Injuries, Suspension Could Shorten Wizards’ Rotations for Game 1 in Toronto

Washington Wizards guard Bradley Beal speaks with reporters in D.C. after practice on April 13, one day before Game 1 of the team's first-round playoff series against the Toronto Raptors. (William J. Ford/The Washington Informer)
Washington Wizards guard Bradley Beal speaks with reporters in D.C. after practice on April 13, one day before Game 1 of the team's first-round playoff series against the Toronto Raptors. (William J. Ford/The Washington Informer)

After the Washington Wizards held its last practice Friday before the start of the 2018 playoffs, Wizards head coach Scott Brooks said two of the team’s forwards, Otto Porter Jr. and Mike Scott, are listed as questionable.

Porter suffered a right leg strain during the team’s final home game against the Boston Celtics. Scott suffered a concussion in the season finale Wednesday against the Orlando Magic. Brooks said Scott must go through the league’s protocol in order to return to the lineup.

Meanwhile, the NBA announced Friday that Wizards backup guard Jodie Meeks has been suspended without pay for 25 games for violating the terms of the leagues anti-drug program. According to the two-sentence statement, Meeks tested positive for a growth hormone and his suspension will start with Saturday’s game against the Toronto Raptors.

ESPN first reported the news Friday afternoon.

“For the past nine years I have been humbled every day to have the opportunity to walk into an NBA arena and see the name Meeks on the back of an NBA jersey,” Meeks said in a statement to the sports network. “As part of my commitment to playing in the NBA for nine years, I have been subject to countless mandatory tests for any and all drugs including performance enhancing drugs. I have passed each and every drug test without issue for the last nine years.

“Because I have never used a drug of any kind I am absolutely heartbroken and perplexed with the news today,” he said. “Let me be clear: I have never taken anything whatsoever for a performance-enhancing reason. I respect the game of basketball too much.”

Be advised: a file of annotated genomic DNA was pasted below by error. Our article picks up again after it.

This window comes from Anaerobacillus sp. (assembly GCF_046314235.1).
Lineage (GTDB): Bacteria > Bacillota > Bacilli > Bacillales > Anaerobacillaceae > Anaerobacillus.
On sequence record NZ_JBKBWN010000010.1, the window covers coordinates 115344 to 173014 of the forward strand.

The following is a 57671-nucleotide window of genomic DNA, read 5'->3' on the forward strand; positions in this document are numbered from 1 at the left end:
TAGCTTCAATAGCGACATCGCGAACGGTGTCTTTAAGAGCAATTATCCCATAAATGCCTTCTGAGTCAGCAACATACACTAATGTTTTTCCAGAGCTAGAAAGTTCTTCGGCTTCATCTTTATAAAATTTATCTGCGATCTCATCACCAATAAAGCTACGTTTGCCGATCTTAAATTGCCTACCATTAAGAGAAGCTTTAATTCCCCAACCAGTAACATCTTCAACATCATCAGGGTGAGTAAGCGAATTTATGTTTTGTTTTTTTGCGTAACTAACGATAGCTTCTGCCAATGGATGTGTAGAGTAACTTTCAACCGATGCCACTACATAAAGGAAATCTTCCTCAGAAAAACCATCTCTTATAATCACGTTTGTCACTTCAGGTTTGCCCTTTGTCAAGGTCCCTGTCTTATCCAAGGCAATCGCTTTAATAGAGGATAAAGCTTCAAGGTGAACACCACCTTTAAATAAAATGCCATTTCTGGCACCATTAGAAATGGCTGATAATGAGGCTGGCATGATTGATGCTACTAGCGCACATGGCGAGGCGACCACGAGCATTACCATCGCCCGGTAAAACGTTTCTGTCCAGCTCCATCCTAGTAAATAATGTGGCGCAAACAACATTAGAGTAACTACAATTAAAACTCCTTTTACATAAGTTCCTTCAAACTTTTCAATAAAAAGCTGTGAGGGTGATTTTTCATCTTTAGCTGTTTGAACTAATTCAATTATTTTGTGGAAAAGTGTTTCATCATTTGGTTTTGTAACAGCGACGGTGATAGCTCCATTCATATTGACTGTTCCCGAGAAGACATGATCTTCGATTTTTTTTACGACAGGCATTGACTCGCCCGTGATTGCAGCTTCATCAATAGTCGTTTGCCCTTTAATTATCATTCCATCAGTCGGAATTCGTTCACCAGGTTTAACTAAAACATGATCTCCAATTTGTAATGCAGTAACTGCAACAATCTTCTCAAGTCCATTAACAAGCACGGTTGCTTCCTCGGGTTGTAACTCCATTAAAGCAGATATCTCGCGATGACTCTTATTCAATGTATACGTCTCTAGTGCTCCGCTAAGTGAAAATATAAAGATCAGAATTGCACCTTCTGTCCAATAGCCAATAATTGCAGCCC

Washington point guard John Wall was informed about the suspension while speaking with reporters at Capital One Arena.

“That’s shocking,” Wall said. “Sad to hear it. Wish the best for him. I hope he can clear it up and solve whatever problem … he’s suspended for. It’s always next man up. The next man has to step up and play basketball.”

The Wizards announced Thursday the team signed NBA veteran guard and Prince George’s County native Ty Lawson, who played this season in the Chinese Basketball Association.

Washington expressed interest in Lawson earlier this year, but it didn’t work out, he said.

“It feels good,” Lawson, 30, said on being able to play professionally in D.C. “I grew up watching the Wizards. My dad was a fan of the Wizards. Being able to compete in the playoffs is going to be huge. I’m excited.”

Although Lawson practiced with the team Friday and reviewed plays, Brooks isn’t sure how much Lawson will be able to play.

“It’s a great pick-up,” Brooks said of Lawson. “It gives us a veteran player that has great playoff experience. I coached against him for many years. …We don’t know how much he’s going to play, if any, but we do have an option.”

Washington split the regular-season series with Toronto, 2-2, though Wall didn’t play in any of those games.

The Raptors are not only the top seed in the Eastern Conference, but also led the conference in scoring at nearly 112 points per contest.

The Wizards defeated the Raptors three years ago in the playoffs, sparked by now-retired forward Paul Pierce.

Now Wall and his fellow All-Star backcourt mate Bradley Beal lead the team against another star guard duo in DeMar DeRozan and Kyle Lowry.

“They are great guys off the floor,” Beal said of the Toronto tandem. “They’re just overall great people. Two guys I respect. We’re cool off the floor, but when we step on the floor, we’re all competitors.”

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About William J. Ford – Washington Informer Staff Writer 545 Articles
I decided I wanted to become a better writer while attending Bowie State University and figured that writing for the school newspaper would help. I’m not sure how much it helped, but I enjoyed it so much I decided to keep on doing it, which I still thoroughly enjoy 20 years later. If I weren’t a journalist, I would coach youth basketball. Actually, I still play basketball, or at least try to play, once a week. My kryptonite is peanut butter. What makes me happy – seeing my son and two godchildren grow up. On the other hand, a bad call made by an official during a football or basketball game makes me throw up my hands and scream. Favorite foods include pancakes and scrambled eggs which I could eat 24-7. The strangest thing that’s ever happened to me, or more accurately the most painful, was when I was hit by a car on Lancaster Avenue in Philadelphia. If I had the power or money to change the world, I’d make sure everyone had three meals a day. And while I don’t have a motto or favorite quote, I continue to laugh which keeps me from driving myself crazy. You can reach me several ways: Twitter @jabariwill, Instagram will_iam.ford2281 or e-mail, wford@washingtoninformer.com

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